44

Trying to determine if my list of integer is made of odd or even numbers, my desired output is a list of true an/or false. Can I perform the following operation on the list lst or do I need to create a loop? A is the output.

    List <int> lst = new List <int>();
    A = IsOdd(lst);
1
  • 4
    You'll need to loop over your list of ints.
    – Ayush
    Sep 15, 2013 at 23:54

5 Answers 5

62

You could try using Linq to project the list:

var output = lst.Select(x => x % 2 == 0).ToList();

This will return a new list of bools such that {1, 2, 3, 4, 5} will map to {false, true, false, true, false}.

3
  • Works very well, thank you! already reading about linq: msdn.microsoft.com/en-us/library/vstudio/bb397933.aspx, can you define what linq does over usual C# ? Sep 16, 2013 at 0:05
  • 3
    @ArthurMamou-Mani -- in short, it lets you "abstract" the idea of looping. If you were to avoid using LINQ, you would need to make a new list, iterate through the old one, add to the new one, etc... It just gets tedious over time, having to constantly rethink and re-engineer the same basic operations -- mapping, filtering, etc. Using LINQ lets you write what you want to happen, and chain a bunch of common operations together, instead of having to reimplement a long and complex sequence of nested for-loops each time. It's a huge time saver, and generally tends to result in more efficient code. Sep 16, 2013 at 0:09
  • would like add to @Michael0x2a's sublime comment that LINQ is waaaaaaay more understandable than wading through multiple nested loops.
    – BenKoshy
    Dec 15, 2016 at 11:50
59

Just use the modulus

loop through the list and run the following on each item

if(num % 2 == 0)
{
  //is even
}
else
{
  //is odd
}

Alternatively if you want to know if all are even you can do something like this:

bool allAreEven = lst.All(x => x % 2 == 0);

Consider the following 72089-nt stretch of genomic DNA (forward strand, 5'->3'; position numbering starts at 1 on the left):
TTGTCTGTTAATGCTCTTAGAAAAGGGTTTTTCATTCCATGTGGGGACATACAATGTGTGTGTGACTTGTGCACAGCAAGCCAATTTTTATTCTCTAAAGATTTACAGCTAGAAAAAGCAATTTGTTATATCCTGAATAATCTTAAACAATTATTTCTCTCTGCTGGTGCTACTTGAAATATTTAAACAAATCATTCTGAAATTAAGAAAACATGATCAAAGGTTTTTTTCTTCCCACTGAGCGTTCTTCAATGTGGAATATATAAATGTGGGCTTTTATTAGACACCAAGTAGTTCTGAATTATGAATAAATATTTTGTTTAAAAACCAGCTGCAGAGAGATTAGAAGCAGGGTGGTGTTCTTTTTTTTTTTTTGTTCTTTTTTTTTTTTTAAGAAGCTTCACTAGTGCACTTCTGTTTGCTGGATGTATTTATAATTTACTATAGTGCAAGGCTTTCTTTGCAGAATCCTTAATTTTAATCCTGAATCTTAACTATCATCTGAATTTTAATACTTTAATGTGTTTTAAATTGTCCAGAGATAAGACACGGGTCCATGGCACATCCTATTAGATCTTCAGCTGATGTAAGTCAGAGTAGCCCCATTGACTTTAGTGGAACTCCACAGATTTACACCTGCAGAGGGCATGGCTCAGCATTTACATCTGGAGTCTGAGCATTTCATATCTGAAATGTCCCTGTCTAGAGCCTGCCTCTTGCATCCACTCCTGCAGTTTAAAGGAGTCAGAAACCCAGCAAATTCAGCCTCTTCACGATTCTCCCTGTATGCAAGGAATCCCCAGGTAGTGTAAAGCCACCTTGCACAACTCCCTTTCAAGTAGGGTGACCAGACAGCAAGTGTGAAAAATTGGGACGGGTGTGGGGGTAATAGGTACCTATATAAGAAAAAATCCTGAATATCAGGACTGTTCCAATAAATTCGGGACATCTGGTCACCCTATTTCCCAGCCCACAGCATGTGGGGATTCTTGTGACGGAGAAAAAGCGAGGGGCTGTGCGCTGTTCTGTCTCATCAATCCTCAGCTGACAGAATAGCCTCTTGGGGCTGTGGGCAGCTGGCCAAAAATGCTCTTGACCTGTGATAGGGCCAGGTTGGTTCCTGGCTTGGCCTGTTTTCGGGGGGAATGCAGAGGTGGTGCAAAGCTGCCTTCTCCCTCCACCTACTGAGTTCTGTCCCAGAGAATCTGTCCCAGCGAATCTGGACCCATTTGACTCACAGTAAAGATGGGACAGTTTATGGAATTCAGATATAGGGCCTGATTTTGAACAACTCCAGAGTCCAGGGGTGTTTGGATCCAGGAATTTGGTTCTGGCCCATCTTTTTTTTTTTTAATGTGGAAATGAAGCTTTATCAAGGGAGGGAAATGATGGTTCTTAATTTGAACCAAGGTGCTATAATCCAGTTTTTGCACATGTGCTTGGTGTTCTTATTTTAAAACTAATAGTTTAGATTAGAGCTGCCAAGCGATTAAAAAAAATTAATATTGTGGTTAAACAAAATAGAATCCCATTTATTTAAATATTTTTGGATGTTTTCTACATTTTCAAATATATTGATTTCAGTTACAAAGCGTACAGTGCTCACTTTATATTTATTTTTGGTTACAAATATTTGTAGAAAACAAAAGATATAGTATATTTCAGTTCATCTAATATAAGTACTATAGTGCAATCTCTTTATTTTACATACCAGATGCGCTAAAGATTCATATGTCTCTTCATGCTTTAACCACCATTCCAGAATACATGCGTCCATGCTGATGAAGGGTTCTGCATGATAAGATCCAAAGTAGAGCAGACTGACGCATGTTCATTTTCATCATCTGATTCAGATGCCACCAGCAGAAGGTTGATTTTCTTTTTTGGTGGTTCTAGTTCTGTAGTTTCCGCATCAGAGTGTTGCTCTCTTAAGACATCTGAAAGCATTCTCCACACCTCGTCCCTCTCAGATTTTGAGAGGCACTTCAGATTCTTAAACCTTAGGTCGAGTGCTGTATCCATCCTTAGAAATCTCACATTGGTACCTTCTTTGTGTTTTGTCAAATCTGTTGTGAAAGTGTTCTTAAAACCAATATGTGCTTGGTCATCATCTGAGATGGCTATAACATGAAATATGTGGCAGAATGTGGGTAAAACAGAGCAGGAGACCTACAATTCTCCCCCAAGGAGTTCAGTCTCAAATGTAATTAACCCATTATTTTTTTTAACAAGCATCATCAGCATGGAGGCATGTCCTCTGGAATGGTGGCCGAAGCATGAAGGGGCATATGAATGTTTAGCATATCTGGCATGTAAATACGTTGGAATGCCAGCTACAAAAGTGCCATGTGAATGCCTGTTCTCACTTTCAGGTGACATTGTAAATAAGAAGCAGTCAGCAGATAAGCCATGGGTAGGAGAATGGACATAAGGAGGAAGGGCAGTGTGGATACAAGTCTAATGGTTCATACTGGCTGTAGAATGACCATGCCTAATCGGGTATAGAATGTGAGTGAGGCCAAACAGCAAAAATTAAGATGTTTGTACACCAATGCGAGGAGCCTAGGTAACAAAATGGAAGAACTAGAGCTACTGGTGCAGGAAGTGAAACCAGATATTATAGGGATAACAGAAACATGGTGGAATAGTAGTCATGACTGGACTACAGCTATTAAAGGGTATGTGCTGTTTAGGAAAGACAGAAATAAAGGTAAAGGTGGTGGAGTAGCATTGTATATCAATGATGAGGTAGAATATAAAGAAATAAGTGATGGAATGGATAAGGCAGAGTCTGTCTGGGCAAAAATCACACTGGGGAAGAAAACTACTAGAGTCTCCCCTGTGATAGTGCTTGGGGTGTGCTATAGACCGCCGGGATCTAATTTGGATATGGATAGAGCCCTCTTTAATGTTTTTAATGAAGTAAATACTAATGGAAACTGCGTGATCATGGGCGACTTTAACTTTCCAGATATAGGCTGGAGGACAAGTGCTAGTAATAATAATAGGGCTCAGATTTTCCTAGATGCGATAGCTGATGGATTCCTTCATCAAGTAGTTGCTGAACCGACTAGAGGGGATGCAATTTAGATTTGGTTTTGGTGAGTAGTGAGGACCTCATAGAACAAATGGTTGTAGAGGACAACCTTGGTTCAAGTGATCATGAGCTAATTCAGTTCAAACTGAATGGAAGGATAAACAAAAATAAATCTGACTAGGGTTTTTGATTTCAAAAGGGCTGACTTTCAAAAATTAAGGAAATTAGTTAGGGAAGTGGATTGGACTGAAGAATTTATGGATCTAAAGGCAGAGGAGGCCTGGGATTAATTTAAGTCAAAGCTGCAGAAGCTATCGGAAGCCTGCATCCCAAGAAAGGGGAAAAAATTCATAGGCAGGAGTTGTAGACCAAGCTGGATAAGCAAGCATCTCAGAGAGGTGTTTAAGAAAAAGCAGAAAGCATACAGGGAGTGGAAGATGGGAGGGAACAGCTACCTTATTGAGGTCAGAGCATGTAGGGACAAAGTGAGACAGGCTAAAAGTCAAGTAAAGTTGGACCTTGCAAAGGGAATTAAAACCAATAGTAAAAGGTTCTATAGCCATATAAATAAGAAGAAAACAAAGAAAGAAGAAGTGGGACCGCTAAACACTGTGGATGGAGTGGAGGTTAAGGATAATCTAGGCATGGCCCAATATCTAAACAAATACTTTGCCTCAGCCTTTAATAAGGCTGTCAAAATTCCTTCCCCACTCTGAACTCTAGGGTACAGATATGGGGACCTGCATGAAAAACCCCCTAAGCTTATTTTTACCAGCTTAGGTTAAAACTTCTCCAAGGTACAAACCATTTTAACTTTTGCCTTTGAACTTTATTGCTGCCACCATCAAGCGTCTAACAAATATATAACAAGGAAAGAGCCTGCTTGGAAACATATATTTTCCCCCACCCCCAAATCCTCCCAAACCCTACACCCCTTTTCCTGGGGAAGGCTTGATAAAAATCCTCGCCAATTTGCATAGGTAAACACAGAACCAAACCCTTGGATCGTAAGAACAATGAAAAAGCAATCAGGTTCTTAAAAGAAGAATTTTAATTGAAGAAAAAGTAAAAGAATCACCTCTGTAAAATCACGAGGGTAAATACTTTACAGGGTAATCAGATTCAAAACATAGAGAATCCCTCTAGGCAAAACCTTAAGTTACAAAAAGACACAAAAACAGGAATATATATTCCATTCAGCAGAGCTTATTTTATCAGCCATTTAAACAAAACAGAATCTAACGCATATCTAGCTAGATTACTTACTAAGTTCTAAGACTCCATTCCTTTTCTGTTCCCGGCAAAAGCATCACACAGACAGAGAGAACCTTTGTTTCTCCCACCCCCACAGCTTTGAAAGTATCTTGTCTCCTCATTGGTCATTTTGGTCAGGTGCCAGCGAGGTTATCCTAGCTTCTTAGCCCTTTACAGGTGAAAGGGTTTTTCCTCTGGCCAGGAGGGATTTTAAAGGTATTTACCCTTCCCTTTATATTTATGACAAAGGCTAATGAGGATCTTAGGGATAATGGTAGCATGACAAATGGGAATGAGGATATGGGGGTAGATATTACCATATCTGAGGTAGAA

2
  • 4
    You can bost your allAreEven performannce with !lst.Any(x => x % 2 != 0); Imagine a list with millions of items and the first is odd, theres no need to compute the rest. Sep 23, 2015 at 7:45
  • @JürgenSteinblock All will also short-circuit in the same manner you have described. Proof: stackoverflow.com/a/9027666/8306962
    – Joel
    Jul 19, 2021 at 1:57
22

There's at least 7 different ways to test if a number is odd or even. But, if you read through these benchmarks, you'll find that as TGH mentioned above, the modulus operation is the fastest:

if (x % 2 == 0)
               //even number
        else
               //odd number

Here are a few other methods (from the website) :

//bitwise operation
if ((x & 1) == 0)
       //even number
else
      //odd number

//bit shifting
if (((x >> 1) << 1) == x)
       //even number
else
       //odd number

//using native library
System.Math.DivRem((long)x, (long)2, out outvalue);
if ( outvalue == 0)
       //even number
else
       //odd number
2
        #region even and odd numbers
        for (int x = 0; x <= 50; x = x + 2)
        {

            int y = 1;
            y = y + x;
            if (y < 50)
            {
                Console.WriteLine("Odd number is #{" + x + "} : even number is #{" + y + "} order by Asc");
                Console.ReadKey();
            }
            else
            {
                Console.WriteLine("Odd number is #{" + x + "} : even number is #{0} order by Asc");
                Console.ReadKey();
            }

        }

        //order by desc

        for (int z = 50; z >= 0; z = z - 2)
        {
            int w = z;
            w = w - 1;
            if (w > 0)
            {
                Console.WriteLine("odd number is {" + z + "} : even number is {" + w + "} order by desc");
                Console.ReadKey();
            }
            else
            {
                Console.WriteLine("odd number is {" + z + "} : even number is {0} order by desc");
                Console.ReadKey();
            }
        }
1
  • Can you edit your question to add an explanation to what your code does?
    – Athena
    Jul 24, 2017 at 15:43
-1

--simple codes--

        #region odd / even numbers  order by desc

        //declaration of integer
        int TotalCount = 50;
        int loop;

        Console.WriteLine("\n---------Odd Numbers -------\n");

        for (loop = TotalCount; loop >= 0; loop--)
        {
            if (loop % 2 == 0)
            {
                Console.WriteLine("Even numbers : #{0}", loop);
            }
        }

        Console.WriteLine("\n---------Even Numbers -------\n");

        for (loop = TotalCount; loop >= 0; loop--)
        {
            if (loop % 2 != 0)
            {
                Console.WriteLine("odd numbers : #{0}", loop);
            }
        }

        Console.ReadLine();

        #endregion
1
  • Why loop twice?
    – Benjineer
    Jun 28, 2021 at 0:03

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